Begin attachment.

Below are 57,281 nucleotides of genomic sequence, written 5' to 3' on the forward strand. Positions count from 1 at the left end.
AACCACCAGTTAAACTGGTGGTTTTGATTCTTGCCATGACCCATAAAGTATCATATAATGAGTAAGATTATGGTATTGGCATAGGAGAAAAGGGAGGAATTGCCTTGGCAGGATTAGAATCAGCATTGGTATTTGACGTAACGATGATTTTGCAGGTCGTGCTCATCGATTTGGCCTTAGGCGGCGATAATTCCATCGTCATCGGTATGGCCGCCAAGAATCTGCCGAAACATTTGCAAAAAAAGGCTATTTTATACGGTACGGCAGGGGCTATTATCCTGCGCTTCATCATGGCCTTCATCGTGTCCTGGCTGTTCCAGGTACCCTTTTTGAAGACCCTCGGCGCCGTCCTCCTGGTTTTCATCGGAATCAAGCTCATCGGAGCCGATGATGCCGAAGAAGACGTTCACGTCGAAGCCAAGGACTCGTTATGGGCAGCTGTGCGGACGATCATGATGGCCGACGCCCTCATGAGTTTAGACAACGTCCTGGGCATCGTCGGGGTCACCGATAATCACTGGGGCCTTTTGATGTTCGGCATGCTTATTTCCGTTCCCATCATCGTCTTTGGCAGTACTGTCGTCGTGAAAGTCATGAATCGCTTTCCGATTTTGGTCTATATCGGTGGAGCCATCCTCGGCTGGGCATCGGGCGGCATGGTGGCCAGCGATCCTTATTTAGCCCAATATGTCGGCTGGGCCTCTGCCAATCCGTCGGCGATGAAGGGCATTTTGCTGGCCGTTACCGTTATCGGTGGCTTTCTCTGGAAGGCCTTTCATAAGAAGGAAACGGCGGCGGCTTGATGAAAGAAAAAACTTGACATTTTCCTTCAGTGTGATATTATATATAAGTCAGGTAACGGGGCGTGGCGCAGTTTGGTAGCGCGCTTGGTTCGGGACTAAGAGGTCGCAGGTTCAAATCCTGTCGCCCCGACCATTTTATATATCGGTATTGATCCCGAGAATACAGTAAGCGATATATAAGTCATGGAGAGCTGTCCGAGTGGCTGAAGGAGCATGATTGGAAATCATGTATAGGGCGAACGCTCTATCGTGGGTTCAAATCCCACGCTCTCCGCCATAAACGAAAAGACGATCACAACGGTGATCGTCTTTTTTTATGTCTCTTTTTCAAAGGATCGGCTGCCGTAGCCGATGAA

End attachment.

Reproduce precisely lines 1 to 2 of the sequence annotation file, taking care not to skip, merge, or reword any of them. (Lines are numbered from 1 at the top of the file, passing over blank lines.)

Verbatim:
Below are 57,281 nucleotides of genomic sequence, written 5' to 3' on the forward strand. Positions count from 1 at the left end.
AACCACCAGTTAAACTGGTGGTTTTGATTCTTGCCATGACCCATAAAGTATCATATAATGAGTAAGATTATGGTATTGGCATAGGAGAAAAGGGAGGAATTGCCTTGGCAGGATTAGAATCAGCATTGGTATTTGACGTAACGATGATTTTGCAGGTCGTGCTCATCGATTTGGCCTTAGGCGGCGATAATTCCATCGTCATCGGTATGGCCGCCAAGAATCTGCCGAAACATTTGCAAAAAAAGGCTATTTTATACGGTACGGCAGGGGCTATTATCCTGCGCTTCATCATGGCCTTCATCGTGTCCTGGCTGTTCCAGGTACCCTTTTTGAAGACCCTCGGCGCCGTCCTCCTGGTTTTCATCGGAATCAAGCTCATCGGAGCCGATGATGCCGAAGAAGACGTTCACGTCGAAGCCAAGGACTCGTTATGGGCAGCTGTGCGGACGATCATGATGGCCGACGCCCTCATGAGTTTAGACAACGTCCTGGGCATCGTCGGGGTCACCGATAATCACTGGGGCCTTTTGATGTTCGGCATGCTTATTTCCGTTCCCATCATCGTCTTTGGCAGTACTGTCGTCGTGAAAGTCATGAATCGCTTTCCGATTTTGGTCTATATCGGTGGAGCCATCCTCGGCTGGGCATCGGGCGGCATGGTGGCCAGCGATCCTTATTTAGCCCAATATGTCGGCTGGGCCTCTGCCAATCCGTCGGCGATGAAGGGCATTTTGCTGGCCGTTACCGTTATCGGTGGCTTTCTCTGGAAGGCCTTTCATAAGAAGGAAACGGCGGCGGCTTGATGAAAGAAAAAACTTGACATTTTCCTTCAGTGTGATATTATATATAAGTCAGGTAACGGGGCGTGGCGCAGTTTGGTAGCGCGCTTGGTTCGGGACTAAGAGGTCGCAGGTTCAAATCCTGTCGCCCCGACCATTTTATATATCGGTATTGATCCCGAGAATACAGTAAGCGATATATAAGTCATGGAGAGCTGTCCGAGTGGCTGAAGGAGCATGATTGGAAATCATGTATAGGGCGAACGCTCTATCGTGGGTTCAAATCCCACGCTCTCCGCCATAAACGAAAAGACGATCACAACGGTGATCGTCTTTTTTTATGTCTCTTTTTCAAAGGATCGGCTGCCGTAGCCGATGAA